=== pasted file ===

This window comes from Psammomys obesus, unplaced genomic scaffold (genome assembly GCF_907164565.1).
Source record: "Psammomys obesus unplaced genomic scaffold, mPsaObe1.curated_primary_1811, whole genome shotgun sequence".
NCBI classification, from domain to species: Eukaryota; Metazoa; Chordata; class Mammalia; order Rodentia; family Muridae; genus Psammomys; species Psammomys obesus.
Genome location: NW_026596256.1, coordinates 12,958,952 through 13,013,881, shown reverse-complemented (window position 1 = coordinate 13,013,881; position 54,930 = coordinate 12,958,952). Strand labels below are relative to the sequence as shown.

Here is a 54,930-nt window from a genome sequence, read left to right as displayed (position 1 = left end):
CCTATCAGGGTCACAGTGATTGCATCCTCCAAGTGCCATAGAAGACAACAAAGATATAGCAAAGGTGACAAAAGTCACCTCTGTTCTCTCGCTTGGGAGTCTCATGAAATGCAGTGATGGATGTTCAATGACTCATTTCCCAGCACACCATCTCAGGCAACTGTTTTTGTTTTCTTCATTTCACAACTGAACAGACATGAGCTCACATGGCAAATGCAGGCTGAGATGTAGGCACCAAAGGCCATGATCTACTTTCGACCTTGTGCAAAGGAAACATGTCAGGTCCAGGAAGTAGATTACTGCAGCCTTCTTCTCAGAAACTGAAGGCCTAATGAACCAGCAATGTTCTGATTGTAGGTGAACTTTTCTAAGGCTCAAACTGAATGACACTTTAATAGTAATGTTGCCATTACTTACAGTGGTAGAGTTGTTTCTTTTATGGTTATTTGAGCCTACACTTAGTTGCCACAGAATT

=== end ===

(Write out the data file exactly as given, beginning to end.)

This window comes from Psammomys obesus, unplaced genomic scaffold (genome assembly GCF_907164565.1).
Source record: "Psammomys obesus unplaced genomic scaffold, mPsaObe1.curated_primary_1811, whole genome shotgun sequence".
NCBI classification, from domain to species: Eukaryota; Metazoa; Chordata; class Mammalia; order Rodentia; family Muridae; genus Psammomys; species Psammomys obesus.
Genome location: NW_026596256.1, coordinates 12,958,952 through 13,013,881, shown reverse-complemented (window position 1 = coordinate 13,013,881; position 54,930 = coordinate 12,958,952). Strand labels below are relative to the sequence as shown.

Here is a 54,930-nt window from a genome sequence, read left to right as displayed (position 1 = left end):
CCTATCAGGGTCACAGTGATTGCATCCTCCAAGTGCCATAGAAGACAACAAAGATATAGCAAAGGTGACAAAAGTCACCTCTGTTCTCTCGCTTGGGAGTCTCATGAAATGCAGTGATGGATGTTCAATGACTCATTTCCCAGCACACCATCTCAGGCAACTGTTTTTGTTTTCTTCATTTCACAACTGAACAGACATGAGCTCACATGGCAAATGCAGGCTGAGATGTAGGCACCAAAGGCCATGATCTACTTTCGACCTTGTGCAAAGGAAACATGTCAGGTCCAGGAAGTAGATTACTGCAGCCTTCTTCTCAGAAACTGAAGGCCTAATGAACCAGCAATGTTCTGATTGTAGGTGAACTTTTCTAAGGCTCAAACTGAATGACACTTTAATAGTAATGTTGCCATTACTTACAGTGGTAGAGTTGTTTCTTTTATGGTTATTTGAGCCTACACTTAGTTGCCACAGAATT